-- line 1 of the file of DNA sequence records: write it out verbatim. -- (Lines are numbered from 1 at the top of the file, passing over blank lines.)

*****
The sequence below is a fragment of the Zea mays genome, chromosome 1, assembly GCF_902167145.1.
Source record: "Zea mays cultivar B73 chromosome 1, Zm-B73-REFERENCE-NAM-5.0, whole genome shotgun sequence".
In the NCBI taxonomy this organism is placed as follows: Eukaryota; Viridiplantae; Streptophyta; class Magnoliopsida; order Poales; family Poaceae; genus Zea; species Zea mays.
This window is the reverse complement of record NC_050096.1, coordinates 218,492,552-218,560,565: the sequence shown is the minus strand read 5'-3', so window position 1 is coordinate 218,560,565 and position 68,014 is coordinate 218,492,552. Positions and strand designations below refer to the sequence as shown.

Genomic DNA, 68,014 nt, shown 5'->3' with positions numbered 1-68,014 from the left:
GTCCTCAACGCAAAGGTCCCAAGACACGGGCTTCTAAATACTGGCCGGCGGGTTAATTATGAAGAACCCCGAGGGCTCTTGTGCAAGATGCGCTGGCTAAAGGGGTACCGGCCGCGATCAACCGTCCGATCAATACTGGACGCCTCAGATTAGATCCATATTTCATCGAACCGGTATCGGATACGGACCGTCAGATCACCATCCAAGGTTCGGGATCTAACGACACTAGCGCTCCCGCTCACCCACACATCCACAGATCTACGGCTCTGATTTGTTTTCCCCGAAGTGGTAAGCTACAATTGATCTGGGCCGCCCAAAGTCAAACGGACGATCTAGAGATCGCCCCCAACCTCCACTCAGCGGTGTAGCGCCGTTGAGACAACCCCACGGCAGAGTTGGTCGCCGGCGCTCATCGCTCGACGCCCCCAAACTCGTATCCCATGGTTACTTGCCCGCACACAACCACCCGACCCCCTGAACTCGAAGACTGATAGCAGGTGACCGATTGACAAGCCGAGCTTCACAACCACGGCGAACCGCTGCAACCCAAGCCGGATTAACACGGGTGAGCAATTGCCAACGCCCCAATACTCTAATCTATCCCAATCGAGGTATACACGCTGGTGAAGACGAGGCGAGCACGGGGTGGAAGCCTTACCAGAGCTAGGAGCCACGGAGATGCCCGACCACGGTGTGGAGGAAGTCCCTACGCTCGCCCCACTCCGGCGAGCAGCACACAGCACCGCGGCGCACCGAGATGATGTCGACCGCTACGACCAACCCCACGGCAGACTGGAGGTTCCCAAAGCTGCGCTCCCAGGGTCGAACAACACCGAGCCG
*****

The sequence below is a fragment of the Zea mays genome, chromosome 1, assembly GCF_902167145.1.